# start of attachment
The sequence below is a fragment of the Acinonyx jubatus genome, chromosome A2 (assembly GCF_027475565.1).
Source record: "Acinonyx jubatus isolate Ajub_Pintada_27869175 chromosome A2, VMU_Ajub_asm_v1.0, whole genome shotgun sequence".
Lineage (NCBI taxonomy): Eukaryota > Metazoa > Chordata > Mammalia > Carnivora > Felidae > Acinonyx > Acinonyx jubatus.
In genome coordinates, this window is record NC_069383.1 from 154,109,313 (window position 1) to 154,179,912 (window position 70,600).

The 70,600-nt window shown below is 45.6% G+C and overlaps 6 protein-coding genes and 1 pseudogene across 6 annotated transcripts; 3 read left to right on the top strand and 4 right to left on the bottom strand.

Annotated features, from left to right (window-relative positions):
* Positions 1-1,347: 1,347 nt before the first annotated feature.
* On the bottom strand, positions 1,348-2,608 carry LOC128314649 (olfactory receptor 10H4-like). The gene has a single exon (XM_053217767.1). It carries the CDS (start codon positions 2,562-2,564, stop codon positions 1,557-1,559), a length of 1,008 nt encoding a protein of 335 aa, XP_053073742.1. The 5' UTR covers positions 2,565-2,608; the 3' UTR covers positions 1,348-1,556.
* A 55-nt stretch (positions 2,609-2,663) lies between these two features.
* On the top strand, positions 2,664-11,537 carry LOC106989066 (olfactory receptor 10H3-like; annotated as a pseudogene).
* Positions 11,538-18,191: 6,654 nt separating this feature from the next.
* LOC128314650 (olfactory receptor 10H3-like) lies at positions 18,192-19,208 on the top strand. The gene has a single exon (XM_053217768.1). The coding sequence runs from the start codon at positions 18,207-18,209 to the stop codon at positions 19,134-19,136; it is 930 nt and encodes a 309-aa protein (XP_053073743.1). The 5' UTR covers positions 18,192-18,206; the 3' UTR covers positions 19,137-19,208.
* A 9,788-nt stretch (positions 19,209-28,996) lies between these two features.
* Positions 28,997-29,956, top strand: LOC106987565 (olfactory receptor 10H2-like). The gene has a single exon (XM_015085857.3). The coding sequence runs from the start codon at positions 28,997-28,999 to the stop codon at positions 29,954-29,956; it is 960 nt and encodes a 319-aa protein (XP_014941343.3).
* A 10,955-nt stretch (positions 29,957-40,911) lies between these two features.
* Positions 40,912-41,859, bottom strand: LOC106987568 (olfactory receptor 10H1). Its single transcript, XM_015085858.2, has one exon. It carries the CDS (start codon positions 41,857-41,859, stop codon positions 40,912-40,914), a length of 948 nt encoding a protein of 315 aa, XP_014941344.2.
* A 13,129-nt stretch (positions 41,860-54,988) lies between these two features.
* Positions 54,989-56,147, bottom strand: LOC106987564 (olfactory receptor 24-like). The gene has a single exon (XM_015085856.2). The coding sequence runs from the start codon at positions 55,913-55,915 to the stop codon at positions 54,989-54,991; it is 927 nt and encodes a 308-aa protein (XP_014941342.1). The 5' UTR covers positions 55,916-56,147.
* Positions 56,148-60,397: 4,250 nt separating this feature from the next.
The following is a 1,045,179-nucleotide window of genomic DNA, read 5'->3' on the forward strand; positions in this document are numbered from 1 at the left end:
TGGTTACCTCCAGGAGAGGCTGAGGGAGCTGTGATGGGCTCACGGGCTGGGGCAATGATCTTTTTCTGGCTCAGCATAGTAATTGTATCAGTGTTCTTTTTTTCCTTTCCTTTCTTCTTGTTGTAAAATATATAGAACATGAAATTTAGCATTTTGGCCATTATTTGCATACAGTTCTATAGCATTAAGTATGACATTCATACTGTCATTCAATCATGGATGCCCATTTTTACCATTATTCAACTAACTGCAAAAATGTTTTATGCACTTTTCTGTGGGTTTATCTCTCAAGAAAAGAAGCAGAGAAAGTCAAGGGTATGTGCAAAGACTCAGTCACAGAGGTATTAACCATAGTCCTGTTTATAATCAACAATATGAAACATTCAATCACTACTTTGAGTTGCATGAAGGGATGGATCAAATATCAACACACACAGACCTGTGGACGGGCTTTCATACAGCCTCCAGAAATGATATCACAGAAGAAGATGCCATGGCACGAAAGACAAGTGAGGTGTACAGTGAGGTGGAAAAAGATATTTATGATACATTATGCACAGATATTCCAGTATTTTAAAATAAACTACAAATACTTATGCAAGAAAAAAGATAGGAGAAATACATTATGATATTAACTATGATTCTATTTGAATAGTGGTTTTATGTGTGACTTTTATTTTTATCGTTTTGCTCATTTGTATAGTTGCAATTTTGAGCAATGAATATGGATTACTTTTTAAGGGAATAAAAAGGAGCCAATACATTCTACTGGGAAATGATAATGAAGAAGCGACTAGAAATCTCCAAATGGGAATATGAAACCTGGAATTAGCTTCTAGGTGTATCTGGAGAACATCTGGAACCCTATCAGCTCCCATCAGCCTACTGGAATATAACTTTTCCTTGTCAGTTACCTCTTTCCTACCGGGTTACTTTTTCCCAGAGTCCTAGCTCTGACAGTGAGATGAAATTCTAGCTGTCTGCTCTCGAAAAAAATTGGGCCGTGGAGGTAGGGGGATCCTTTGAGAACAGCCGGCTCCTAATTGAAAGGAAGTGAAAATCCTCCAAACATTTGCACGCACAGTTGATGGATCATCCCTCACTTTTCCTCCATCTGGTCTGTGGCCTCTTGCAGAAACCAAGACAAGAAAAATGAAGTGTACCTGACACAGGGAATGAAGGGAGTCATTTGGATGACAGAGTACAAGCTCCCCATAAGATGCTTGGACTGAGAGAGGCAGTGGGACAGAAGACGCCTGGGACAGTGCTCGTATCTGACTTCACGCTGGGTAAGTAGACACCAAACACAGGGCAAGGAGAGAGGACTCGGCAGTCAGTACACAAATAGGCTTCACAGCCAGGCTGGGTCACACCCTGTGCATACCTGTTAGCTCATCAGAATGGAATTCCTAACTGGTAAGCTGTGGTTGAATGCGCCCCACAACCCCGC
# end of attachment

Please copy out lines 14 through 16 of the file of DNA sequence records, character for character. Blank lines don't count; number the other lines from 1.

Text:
* Positions 28,997-29,956, top strand: LOC106987565 (olfactory receptor 10H2-like). The gene has a single exon (XM_015085857.3). The coding sequence runs from the start codon at positions 28,997-28,999 to the stop codon at positions 29,954-29,956; it is 960 nt and encodes a 319-aa protein (XP_014941343.3).
* A 10,955-nt stretch (positions 29,957-40,911) lies between these two features.
* Positions 40,912-41,859, bottom strand: LOC106987568 (olfactory receptor 10H1). Its single transcript, XM_015085858.2, has one exon. It carries the CDS (start codon positions 41,857-41,859, stop codon positions 40,912-40,914), a length of 948 nt encoding a protein of 315 aa, XP_014941344.2.